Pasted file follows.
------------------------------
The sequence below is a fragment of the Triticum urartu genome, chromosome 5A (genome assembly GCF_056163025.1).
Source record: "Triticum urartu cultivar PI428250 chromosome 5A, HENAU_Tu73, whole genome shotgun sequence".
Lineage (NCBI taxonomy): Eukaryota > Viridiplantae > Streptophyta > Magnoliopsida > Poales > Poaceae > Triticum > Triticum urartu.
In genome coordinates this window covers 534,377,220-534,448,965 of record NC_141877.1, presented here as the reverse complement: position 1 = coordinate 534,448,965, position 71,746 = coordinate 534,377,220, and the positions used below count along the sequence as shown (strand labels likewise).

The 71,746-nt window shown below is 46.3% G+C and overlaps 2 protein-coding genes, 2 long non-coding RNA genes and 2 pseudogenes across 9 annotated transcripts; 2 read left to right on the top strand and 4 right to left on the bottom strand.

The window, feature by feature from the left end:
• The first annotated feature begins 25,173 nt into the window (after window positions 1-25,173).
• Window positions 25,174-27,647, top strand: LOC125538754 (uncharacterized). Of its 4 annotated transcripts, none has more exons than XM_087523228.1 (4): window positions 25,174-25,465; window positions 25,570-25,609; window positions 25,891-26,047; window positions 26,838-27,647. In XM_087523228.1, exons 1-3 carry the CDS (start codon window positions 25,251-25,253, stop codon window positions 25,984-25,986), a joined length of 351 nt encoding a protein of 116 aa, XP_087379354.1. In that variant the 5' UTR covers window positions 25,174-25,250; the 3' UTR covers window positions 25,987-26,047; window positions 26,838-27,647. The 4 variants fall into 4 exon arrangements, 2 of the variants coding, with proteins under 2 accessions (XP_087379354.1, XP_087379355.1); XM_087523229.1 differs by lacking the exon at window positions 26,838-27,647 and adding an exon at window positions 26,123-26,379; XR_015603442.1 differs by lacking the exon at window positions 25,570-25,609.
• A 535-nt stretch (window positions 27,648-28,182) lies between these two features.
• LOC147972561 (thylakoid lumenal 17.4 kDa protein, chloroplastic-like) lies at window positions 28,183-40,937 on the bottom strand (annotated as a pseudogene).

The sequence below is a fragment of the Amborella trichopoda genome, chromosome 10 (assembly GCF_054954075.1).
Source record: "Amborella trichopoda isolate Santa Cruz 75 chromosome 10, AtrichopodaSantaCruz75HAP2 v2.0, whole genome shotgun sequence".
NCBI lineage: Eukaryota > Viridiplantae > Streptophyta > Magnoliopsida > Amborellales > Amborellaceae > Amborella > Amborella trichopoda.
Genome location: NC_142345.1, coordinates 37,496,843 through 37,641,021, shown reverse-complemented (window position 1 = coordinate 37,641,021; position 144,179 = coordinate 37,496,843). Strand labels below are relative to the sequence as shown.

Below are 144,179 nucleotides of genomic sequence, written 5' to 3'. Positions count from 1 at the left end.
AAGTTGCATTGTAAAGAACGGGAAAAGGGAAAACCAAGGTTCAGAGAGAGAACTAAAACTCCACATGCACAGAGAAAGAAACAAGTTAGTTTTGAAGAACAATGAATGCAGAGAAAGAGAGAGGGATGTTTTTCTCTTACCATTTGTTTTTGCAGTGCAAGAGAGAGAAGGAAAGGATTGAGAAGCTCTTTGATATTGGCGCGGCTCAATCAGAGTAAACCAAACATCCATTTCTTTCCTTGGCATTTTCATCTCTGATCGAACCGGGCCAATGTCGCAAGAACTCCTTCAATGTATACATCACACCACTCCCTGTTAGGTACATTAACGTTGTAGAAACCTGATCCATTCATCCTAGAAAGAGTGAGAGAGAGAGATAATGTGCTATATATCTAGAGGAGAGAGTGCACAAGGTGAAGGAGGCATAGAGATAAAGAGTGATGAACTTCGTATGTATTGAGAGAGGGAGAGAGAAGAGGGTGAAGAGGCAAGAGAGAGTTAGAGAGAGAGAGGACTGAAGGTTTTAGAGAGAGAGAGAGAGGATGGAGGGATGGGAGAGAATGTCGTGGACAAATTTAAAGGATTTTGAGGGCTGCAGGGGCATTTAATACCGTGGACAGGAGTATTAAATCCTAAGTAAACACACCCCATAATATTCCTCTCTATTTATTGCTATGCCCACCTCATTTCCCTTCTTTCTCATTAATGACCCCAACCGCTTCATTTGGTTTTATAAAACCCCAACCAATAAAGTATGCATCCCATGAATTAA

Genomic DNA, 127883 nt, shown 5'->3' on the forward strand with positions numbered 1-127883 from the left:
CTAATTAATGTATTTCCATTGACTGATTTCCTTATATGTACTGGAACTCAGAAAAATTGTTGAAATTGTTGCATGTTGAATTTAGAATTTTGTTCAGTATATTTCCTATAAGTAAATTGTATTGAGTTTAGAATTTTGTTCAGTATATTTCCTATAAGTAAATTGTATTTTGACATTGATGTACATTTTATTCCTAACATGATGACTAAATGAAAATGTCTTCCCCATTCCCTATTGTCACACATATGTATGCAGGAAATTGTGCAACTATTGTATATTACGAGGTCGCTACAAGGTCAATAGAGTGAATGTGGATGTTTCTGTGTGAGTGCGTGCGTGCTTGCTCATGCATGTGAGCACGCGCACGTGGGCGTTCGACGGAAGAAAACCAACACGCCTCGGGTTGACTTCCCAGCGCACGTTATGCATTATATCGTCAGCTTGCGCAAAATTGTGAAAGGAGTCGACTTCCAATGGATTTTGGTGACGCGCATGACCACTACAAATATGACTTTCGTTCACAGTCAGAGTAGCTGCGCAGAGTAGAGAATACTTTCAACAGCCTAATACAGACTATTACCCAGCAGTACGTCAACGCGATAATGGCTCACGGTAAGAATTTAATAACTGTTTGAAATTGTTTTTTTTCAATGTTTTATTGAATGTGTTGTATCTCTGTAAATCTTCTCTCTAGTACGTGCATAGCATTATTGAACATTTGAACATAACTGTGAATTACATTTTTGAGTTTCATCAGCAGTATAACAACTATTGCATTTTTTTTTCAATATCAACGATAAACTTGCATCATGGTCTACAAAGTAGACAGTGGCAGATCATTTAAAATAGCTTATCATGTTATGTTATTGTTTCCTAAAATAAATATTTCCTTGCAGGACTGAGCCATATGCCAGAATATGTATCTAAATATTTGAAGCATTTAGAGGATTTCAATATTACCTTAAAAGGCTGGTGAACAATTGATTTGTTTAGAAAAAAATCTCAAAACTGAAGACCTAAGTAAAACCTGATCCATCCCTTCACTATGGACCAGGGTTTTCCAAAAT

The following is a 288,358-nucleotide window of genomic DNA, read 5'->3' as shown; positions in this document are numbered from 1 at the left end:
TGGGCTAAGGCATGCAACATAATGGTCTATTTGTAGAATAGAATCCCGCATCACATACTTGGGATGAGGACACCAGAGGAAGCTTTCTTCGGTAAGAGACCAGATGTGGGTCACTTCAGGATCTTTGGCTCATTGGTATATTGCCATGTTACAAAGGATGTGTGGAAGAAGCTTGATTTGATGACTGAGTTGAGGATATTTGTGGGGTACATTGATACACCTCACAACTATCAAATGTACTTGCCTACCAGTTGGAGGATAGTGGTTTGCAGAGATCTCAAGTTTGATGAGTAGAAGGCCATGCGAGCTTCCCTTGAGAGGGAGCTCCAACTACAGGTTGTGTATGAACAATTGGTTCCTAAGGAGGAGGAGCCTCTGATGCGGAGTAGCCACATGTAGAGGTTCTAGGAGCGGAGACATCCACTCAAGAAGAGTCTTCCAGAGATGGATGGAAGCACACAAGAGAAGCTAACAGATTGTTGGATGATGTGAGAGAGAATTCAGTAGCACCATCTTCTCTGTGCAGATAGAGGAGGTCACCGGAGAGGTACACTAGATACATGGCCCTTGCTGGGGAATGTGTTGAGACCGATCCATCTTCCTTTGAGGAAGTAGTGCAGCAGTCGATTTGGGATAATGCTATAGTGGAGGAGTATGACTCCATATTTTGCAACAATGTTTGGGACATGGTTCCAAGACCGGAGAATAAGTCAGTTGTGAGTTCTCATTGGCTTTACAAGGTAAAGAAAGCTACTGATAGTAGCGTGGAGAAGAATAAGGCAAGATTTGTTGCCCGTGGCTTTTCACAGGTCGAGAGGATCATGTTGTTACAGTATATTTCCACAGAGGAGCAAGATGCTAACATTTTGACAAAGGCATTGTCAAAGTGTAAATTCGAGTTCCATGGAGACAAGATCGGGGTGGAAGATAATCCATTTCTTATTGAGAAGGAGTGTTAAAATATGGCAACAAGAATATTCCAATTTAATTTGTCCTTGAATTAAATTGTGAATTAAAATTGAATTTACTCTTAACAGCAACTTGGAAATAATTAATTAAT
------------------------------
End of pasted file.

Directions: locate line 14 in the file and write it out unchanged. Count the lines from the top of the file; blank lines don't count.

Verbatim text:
Genome location: NC_142345.1, coordinates 37,496,843 through 37,641,021, shown reverse-complemented (window position 1 = coordinate 37,641,021; position 144,179 = coordinate 37,496,843). Strand labels below are relative to the sequence as shown.